Playing Football with the English Language: “Ladies’ Bar”, “Action Bar”
A South African walks into a bar…
…and says – Ow!
Ha ha, no, seriously, what he really says (assuming it’s a he) is – Where’s the big screen television, eh? To his horror, he discovers that the establishment doesn’t actually have one because, wait for it, it’s a ladies’ bar. Aaaaaarghh!
Yes, in South Africa, we use archaic language to discriminate between bars designated for slobbering sports-hungry Neanderthals and those that represent proper environs for dainty, parasol-shaded members of the fairer sex. Such is the outdatedness of our terminology, however, that, in this day and age, the terms “action bar” and “ladies’ bar” could set visitors keen to sample the nightlife on radically wrong paths.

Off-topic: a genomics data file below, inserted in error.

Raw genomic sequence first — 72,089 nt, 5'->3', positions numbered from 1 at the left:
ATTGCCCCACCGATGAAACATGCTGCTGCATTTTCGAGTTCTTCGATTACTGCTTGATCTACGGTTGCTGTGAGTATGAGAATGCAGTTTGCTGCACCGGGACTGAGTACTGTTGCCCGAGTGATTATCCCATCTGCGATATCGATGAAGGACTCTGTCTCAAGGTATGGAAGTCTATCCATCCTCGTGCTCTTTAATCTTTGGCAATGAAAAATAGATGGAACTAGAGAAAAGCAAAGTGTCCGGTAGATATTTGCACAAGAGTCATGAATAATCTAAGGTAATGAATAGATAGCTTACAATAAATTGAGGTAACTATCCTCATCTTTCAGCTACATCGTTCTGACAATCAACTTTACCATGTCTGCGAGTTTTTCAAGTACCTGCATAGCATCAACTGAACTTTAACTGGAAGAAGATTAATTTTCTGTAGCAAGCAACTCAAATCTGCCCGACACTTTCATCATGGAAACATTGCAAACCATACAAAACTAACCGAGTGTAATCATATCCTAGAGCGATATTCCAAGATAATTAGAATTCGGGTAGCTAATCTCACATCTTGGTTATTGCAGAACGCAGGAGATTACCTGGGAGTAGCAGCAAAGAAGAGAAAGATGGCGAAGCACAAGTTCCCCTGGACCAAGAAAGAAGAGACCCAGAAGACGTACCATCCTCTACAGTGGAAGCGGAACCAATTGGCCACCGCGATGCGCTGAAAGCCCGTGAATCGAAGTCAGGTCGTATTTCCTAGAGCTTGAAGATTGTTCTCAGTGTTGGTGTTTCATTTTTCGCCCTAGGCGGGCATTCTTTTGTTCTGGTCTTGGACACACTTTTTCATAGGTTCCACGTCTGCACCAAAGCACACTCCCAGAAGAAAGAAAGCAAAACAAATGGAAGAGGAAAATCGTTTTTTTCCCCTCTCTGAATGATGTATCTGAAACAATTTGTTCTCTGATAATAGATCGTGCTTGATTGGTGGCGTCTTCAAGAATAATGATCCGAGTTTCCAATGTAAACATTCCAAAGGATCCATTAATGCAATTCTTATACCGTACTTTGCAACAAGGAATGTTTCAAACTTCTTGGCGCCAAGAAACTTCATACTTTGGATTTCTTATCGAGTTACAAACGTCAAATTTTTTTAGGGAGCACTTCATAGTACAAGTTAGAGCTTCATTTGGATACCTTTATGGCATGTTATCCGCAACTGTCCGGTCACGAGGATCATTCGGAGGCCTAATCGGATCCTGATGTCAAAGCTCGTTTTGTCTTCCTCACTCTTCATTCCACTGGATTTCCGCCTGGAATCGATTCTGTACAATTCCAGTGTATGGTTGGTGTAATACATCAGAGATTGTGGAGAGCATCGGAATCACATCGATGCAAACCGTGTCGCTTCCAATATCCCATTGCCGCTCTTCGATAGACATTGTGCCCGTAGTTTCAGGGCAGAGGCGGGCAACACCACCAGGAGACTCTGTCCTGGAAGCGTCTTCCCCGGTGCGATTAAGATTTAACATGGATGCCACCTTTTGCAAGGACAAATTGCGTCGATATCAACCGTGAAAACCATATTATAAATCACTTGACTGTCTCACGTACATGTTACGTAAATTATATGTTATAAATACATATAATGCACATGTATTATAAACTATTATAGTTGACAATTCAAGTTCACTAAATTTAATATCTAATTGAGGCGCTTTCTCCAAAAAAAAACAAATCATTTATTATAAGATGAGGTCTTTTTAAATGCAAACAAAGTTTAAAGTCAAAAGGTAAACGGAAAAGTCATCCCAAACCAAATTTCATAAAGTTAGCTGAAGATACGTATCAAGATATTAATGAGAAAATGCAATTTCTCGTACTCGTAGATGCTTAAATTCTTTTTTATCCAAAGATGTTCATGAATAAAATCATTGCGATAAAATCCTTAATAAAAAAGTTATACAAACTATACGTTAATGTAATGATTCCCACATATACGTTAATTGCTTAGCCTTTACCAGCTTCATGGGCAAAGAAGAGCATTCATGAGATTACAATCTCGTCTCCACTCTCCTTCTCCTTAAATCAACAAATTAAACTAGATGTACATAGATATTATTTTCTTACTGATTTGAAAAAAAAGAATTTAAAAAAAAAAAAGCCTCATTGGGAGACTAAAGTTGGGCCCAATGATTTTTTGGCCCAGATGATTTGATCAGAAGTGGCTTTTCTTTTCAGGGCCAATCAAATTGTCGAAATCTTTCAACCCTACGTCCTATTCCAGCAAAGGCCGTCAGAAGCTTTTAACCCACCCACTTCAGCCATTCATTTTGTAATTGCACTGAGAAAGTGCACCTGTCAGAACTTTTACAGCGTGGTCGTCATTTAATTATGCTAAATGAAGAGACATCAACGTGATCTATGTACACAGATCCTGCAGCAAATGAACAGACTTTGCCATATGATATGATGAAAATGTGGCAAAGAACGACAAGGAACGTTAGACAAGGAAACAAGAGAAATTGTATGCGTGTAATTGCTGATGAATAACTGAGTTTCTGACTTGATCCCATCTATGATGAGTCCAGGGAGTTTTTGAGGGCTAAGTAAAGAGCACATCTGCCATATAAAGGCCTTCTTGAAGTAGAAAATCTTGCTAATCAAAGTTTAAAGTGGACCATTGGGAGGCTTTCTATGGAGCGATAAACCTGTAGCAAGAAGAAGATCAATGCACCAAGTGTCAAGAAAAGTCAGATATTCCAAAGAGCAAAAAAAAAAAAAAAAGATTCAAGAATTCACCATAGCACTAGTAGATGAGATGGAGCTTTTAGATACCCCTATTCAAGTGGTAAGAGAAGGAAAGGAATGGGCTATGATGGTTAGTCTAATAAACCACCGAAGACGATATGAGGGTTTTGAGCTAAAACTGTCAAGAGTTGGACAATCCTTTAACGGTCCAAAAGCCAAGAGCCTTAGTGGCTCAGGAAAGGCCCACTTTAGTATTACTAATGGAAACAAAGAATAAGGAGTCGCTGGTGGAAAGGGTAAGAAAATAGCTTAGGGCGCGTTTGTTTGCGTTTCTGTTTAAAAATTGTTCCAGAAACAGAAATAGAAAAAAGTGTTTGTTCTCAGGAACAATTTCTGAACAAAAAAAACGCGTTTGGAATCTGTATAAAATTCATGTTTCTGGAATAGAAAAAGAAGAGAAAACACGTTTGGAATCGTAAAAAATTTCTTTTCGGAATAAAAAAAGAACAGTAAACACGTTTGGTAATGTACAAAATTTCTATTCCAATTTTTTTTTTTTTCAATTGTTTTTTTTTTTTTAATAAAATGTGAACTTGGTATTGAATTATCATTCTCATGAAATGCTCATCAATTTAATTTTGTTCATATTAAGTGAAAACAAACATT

So, to clear things up: an action bar is a sports bar, not a place where you can get some action, and which incidentally sells drinks. Sports bars were at one stage considered improper places for SA’s ladylike ladies; the term ladies bar was adopted to indicate a more genteel and therefore suitable environment – plus rock shandies, Shirley Temples, and other imitation drinks that the ladies just loved – and has evolved a bit to mean a classy, elegant, low-key joint where it’s possible to have a rendezvous with a paramour and not get interrupted by the footie. Or rugby. Or whatever.
Over to you, Trekker!